Author(s): AbouElWafa HS, ElGilany AH, AbdElRaouf SE, AbdElmouty SM, ElSayed RelS, AbouElWafa HS, ElGilany AH, AbdElRaouf SE, AbdElmouty SM, ElSayed RelS
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Abstract Workplace violence (WPV) against nurses is a common but neglected problem in Egypt. The objectives are to estimate the prevalence and associated risk factors of different types of violence against nurses working in the emergency hospital compared with those working in non-emergency clinics, circumstances of violence, type of perpetrators, and victims' response. This cross-sectional comparative study was carried out at Mansoura University Hospitals, Egypt, during January 2013. The data were collected through the adapted version of a self-administered questionnaire developed by the International Labor Office/International Council of Nurses/World Health Organization/Public Services International on WPV in the health sector. All types of WPV are common among nurses. Precipitating factors for violent incidents identified by respondents are emergency specialty, having work shift, and younger age. Violent incidents result in work dissatisfaction and consequently impair work productivity. Nurses working in emergency hospital experienced a higher level of different types of WPV. There is an urgent need to formulate and implement a policy for dealing with violent events. © The Author(s) 2014.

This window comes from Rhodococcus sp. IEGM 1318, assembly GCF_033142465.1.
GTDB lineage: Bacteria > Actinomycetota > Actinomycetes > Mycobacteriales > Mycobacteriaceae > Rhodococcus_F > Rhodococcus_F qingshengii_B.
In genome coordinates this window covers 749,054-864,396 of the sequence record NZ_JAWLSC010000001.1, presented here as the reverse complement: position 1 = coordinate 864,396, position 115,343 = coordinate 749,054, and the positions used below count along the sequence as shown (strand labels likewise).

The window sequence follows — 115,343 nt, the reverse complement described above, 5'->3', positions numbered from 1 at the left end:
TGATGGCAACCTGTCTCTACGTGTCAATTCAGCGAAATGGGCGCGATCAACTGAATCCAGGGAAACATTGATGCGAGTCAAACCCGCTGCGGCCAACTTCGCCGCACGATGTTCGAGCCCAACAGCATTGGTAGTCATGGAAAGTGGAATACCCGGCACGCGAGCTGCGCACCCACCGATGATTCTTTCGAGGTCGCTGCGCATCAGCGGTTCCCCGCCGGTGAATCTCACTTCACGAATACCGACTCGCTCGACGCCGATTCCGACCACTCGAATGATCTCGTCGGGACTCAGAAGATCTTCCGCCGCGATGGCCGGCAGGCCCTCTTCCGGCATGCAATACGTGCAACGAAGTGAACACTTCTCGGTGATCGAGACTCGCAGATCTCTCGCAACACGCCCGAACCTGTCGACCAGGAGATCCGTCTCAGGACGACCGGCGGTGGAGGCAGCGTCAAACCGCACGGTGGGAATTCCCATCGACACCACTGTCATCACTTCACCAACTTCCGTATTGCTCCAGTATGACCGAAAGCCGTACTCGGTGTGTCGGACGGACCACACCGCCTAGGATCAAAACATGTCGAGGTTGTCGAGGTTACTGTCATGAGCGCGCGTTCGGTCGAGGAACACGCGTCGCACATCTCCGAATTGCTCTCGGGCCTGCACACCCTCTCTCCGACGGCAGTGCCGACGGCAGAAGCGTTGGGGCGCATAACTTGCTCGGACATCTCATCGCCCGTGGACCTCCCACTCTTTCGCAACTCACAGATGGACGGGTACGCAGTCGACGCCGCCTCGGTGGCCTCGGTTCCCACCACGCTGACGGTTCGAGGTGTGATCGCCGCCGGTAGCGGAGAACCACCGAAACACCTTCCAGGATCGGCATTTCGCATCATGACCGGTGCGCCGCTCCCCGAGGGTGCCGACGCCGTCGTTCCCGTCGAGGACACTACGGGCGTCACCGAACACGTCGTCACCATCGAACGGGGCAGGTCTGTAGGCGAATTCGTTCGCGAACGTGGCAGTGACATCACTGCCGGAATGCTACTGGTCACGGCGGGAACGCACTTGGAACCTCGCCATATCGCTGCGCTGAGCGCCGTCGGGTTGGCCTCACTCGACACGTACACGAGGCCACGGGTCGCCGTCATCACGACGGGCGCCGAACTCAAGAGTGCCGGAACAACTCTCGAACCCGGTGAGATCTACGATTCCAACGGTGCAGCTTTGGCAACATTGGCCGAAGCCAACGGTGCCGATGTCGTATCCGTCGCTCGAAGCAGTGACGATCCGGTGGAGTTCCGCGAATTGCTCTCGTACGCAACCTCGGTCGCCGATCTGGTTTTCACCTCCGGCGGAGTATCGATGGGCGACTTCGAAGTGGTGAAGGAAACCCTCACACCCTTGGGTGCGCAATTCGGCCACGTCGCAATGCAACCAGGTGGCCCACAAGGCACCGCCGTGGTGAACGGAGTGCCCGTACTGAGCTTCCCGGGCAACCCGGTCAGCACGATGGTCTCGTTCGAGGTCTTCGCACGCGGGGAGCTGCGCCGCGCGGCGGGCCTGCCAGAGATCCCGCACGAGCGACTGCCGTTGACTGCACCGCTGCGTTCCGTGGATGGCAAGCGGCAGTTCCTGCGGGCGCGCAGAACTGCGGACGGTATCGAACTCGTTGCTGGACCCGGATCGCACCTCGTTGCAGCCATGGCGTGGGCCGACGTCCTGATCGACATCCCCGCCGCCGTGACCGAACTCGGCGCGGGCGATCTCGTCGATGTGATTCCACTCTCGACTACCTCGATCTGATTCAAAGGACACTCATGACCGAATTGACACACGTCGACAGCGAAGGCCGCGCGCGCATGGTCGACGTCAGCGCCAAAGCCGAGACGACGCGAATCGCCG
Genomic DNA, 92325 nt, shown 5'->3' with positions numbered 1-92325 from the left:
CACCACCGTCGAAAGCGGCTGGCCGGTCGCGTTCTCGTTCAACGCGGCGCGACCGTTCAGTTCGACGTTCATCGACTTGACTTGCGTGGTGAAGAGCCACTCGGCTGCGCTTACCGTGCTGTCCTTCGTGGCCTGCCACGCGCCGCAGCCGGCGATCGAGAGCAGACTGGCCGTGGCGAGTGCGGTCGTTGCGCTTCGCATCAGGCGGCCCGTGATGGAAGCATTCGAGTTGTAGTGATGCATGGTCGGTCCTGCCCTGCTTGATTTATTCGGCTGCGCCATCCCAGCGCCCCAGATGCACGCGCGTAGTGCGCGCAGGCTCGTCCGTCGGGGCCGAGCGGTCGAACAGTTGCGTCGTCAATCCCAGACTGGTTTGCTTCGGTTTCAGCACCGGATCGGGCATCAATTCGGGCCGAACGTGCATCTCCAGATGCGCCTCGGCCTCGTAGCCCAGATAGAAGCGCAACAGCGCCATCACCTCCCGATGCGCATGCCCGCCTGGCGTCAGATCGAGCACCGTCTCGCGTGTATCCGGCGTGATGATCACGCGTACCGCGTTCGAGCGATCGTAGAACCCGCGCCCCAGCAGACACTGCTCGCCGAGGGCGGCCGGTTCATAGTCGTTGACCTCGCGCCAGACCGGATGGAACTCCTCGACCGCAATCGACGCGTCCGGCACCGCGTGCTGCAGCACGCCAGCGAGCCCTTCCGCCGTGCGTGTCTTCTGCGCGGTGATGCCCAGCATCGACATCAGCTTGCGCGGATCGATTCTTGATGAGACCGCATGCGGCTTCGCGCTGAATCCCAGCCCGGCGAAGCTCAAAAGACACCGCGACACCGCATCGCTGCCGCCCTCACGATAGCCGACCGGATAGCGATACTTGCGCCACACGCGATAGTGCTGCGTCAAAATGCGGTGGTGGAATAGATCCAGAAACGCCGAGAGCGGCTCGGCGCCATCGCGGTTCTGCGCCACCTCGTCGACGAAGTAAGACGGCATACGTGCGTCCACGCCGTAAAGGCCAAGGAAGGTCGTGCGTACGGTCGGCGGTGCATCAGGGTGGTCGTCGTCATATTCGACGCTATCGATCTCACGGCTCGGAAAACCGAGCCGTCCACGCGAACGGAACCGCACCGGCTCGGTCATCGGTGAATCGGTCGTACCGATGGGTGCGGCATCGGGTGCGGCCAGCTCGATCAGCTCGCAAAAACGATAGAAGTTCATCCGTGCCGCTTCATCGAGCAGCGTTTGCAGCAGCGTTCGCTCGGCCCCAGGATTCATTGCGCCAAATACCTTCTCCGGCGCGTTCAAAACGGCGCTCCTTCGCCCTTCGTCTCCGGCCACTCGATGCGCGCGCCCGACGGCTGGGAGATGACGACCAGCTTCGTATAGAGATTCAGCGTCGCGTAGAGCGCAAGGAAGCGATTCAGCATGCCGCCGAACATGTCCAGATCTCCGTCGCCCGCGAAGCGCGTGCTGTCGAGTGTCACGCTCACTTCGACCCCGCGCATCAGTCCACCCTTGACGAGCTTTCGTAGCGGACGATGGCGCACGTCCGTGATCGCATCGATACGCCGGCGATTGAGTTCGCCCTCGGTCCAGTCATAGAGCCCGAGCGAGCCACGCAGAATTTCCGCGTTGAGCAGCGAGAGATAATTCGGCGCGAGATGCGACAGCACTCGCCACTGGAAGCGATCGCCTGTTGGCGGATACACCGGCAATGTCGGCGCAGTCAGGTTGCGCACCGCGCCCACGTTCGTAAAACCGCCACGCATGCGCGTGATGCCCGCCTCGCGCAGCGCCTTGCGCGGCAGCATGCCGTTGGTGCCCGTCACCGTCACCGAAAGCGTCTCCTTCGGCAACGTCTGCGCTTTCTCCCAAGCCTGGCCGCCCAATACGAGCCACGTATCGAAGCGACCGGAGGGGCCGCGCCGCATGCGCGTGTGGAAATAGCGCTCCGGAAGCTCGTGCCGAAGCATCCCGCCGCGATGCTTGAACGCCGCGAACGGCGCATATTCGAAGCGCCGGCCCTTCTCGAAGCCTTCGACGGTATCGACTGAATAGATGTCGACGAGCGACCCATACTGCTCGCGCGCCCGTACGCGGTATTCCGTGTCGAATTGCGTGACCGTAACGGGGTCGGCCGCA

This article was published in J Interpers Violence
and referenced in Advanced Practices in Nursing